Climate change is happening now and it is one of the greatest threats to our environment, affecting social and economic levels in our lives. Hopefully, in December, Copenhagen will face new decisions taken by countries around the globe on International climate change. There is no way out, truth is that all countries will have to bear the burdens brought by climate change, especially developing countries. Africa being one of these countries will be exposed to water stress, food insecurity and extreme weather events.
Poverty in these regions aggravates the situation and women are the most vulnerable. Women in these countries are agricultural workers and are responsible for the household and food production. They have to carry heavy burdens over long distances and this not only renders them dependent on natural resources but creates physical strain.
The World Health Organization estimates that with carbon dioxide emissions, the contamination period for diseases spread by insects will be therefore longer. While other illnesses such as diarrhea, cholera and other illnesses will escalate. Women are more susceptible as they are more exposed to illness, such as in the case of pregnant and nursing mothers with low immunity. To add with this, Anemia caused by malarial infections will lead to maternity mortality.
Unfortunately, discrimination between sexes still prevails in certain regions such as in Asia and in Africa where women and girls have to remain at home and cannot go out unless accompanied by men. Another factor is the level of poverty in these countries which is depriving girls from proper education. These girls remain at home increasing burdens over their families.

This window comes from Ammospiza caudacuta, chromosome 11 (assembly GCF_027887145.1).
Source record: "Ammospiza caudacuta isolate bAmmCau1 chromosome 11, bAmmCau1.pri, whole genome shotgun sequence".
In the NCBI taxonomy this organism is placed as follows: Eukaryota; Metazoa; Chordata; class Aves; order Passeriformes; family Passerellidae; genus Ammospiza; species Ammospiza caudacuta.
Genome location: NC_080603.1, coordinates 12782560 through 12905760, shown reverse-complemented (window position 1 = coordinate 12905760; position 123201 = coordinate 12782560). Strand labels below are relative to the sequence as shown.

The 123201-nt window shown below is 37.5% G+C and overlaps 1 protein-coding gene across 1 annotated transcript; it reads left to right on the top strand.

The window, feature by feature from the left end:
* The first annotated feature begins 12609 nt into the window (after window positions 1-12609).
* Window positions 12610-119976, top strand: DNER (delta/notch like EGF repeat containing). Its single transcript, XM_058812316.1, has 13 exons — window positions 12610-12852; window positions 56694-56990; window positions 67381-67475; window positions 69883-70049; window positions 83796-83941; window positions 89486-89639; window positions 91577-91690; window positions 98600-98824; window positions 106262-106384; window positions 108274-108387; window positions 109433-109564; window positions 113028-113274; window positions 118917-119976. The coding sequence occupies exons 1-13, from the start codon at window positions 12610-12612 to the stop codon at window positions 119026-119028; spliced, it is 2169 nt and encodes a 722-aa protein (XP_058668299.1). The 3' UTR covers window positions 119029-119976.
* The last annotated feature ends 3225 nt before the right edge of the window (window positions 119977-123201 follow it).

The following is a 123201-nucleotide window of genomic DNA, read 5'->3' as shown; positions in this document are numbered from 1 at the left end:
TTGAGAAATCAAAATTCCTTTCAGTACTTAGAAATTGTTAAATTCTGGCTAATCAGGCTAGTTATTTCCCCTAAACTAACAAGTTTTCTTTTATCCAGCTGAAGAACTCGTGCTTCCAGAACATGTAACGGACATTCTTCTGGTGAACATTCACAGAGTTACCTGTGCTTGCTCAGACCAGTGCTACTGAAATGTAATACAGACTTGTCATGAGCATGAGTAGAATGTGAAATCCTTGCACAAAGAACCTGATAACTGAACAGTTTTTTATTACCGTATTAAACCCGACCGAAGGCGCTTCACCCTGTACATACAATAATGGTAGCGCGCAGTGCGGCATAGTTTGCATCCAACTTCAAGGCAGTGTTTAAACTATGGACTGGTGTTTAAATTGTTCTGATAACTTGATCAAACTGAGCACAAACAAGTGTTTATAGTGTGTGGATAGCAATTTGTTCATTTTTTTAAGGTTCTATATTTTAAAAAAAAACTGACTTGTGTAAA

In cases of floods or disaster, men are the first to be warned whilst women have to wait to be rescued. Most of the time, this help comes too late. After the recent Tsunamis, studies have been undertaken which indicate that more women and children died as a consequence, as more women stayed behind in order to rescue their children.
All states have obligations in respecting gender mainstreaming in all policy areas and this should include climate change and women s’ involvement in this area. Nonetheless, not all states are respecting these obligations and discrimination in these states still overrules. Discrimination has to be put to an end whilst more women need to participate in decision making. Still, the level of participation by women in decisions and in discussions affecting climate change and green house gas emissions is low.
So, women need to be more on board! World leaders should regard the fact that women are severely affected by climate change due to poverty and discrimination. For this purpose more money should be directed to poor countries targeting women as they will be predominantly afflicted by climate change. Let us hope that this will be one of the many decisions taken in Copenhagen.